PayPal to halt operations in Turkey after losing license

PayPal to halt operations in Turkey after losing license

PanARMENIAN.Net - Turkey has been making moves to bring tech business in the country under more localised control, and big U.S. online payments company PayPal became the latest casualty. The company announced that it is suspending business operations in Turkey effective June 6, after failing to obtain a new license for its services, TechCrunch reports.

The closure, PayPal told TechCrunch, will affect tens of thousands of businesses and hundreds of thousands of consumers.

A spokesperson confirmed the closure and also the reason behind it in two separate statements to TechCrunch.

The first statement closely follows the message in Turkish on PayPal’s local site regarding the denial of a license from the financial regulator BDDK.

“We are sorry to announce that PayPal is suspending its business operations in Turkey,” the company noted in a written note. “Effective from June 6, 2016, our customers in Turkey will no longer be able to send or receive funds with PayPal. Customers will still be able to log in to their PayPal accounts and withdraw any balance on their accounts to a Turkish bank account, TechCrunch says.

Asked why the license was denied, the spokesperson said that it was a result of new rules that require IT systems to be localized in the country. PayPal distributes its IT across several global hubs.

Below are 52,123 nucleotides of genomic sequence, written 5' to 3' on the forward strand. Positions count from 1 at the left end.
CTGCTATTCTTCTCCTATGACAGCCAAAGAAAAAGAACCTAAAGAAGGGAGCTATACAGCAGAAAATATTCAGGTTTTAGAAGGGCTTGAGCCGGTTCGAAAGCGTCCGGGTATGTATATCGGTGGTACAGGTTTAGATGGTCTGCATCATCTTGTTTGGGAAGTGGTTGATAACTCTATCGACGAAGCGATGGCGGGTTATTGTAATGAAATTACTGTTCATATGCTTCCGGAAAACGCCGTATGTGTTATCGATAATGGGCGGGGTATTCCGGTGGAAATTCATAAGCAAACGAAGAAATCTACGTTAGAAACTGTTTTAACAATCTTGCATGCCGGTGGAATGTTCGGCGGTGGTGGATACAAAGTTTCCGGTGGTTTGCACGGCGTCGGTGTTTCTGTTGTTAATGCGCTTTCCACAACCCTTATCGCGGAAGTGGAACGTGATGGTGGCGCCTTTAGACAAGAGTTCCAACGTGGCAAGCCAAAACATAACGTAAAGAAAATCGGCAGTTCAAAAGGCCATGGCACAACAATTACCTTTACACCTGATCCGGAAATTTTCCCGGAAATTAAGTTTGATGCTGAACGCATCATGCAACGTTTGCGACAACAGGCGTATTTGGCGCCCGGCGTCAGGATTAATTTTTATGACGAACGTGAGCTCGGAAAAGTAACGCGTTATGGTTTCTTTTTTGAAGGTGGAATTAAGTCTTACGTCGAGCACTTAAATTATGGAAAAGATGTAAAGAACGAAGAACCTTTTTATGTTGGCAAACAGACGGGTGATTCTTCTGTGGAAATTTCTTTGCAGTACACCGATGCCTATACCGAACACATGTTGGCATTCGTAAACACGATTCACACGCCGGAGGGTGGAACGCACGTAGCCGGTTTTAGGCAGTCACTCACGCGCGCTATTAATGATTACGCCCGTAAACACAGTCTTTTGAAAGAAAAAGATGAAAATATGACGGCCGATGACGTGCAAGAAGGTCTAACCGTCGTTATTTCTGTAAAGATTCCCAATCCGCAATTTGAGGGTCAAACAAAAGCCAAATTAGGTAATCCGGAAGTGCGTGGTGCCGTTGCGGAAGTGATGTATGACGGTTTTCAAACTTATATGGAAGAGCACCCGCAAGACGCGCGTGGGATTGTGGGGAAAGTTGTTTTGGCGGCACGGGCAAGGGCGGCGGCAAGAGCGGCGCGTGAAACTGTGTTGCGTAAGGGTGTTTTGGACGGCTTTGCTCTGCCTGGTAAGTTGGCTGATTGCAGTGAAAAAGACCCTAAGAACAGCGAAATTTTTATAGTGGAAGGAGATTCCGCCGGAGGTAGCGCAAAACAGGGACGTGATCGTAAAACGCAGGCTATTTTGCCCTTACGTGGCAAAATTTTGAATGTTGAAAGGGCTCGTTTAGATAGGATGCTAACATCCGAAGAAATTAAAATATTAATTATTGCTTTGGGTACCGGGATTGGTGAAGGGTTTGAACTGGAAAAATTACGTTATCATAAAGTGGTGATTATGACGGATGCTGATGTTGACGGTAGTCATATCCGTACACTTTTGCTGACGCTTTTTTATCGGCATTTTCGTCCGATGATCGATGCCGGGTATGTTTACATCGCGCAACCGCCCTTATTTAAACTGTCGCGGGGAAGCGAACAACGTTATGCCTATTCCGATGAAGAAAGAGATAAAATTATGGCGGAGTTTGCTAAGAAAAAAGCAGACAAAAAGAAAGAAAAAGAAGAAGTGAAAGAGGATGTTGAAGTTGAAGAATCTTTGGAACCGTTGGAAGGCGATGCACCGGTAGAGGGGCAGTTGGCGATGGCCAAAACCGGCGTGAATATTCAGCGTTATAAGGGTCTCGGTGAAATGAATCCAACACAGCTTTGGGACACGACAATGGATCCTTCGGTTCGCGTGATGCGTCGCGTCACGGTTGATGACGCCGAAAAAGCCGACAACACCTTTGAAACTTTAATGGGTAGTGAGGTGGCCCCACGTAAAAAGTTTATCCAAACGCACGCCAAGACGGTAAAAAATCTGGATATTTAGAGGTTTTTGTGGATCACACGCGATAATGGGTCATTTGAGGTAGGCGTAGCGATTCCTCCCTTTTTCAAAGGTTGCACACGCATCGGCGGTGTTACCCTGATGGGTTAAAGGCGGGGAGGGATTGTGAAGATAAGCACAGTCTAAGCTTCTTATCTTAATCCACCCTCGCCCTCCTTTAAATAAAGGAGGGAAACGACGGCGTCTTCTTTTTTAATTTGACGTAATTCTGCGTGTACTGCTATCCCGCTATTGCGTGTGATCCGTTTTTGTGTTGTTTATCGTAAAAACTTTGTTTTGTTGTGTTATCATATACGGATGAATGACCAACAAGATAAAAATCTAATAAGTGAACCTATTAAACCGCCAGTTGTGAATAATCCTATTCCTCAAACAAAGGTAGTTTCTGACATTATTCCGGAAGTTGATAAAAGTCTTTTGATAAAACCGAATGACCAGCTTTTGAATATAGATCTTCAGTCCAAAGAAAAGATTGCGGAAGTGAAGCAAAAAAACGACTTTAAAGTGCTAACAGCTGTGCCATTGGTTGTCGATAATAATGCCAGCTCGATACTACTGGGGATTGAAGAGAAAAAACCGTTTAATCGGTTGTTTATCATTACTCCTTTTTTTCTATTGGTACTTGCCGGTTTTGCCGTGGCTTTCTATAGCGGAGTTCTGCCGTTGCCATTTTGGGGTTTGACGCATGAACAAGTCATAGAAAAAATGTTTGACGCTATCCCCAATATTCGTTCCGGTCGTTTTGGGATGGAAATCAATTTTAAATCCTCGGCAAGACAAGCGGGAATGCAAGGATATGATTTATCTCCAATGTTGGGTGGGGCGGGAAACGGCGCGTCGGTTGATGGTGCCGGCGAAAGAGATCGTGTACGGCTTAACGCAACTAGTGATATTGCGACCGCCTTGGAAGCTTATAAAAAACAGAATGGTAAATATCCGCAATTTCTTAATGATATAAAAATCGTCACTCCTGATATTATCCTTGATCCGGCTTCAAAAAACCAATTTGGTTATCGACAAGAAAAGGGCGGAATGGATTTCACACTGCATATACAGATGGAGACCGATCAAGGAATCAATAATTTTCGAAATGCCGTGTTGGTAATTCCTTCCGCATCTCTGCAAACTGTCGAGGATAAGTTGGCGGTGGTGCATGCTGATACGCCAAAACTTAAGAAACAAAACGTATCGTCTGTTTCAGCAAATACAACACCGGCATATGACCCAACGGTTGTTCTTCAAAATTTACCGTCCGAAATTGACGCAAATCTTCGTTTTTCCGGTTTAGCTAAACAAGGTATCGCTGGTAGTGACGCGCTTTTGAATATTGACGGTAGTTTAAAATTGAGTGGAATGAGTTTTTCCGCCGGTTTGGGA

Turkey has been in the tech spotlight in recent months, but not for particularly positive reasons. In April, personal data for some 50 million Turkish citizens (more than half of its population of 80 million) was leaked online, seemingly by an activist (or activists) who were releasing the data to highlight the country’s ageing IT infrastructure, blaming the problem on President Recep Tayyip Erdogan and his tech policies.

 Top stories
Authorities said a total of 192 Azerbaijani troops were killed and 511 were wounded during Azerbaijan’s offensive.
In 2023, the Azerbaijani government will increase the country’s defense budget by more than 1.1 billion manats ($650 million).
Across a swathe of southern Turkey, people sought temporary shelter and food in freezing winter weather.
The earthquake caused a temporary blackout, damaged many buildings and closed a number of rural roads.
Partner news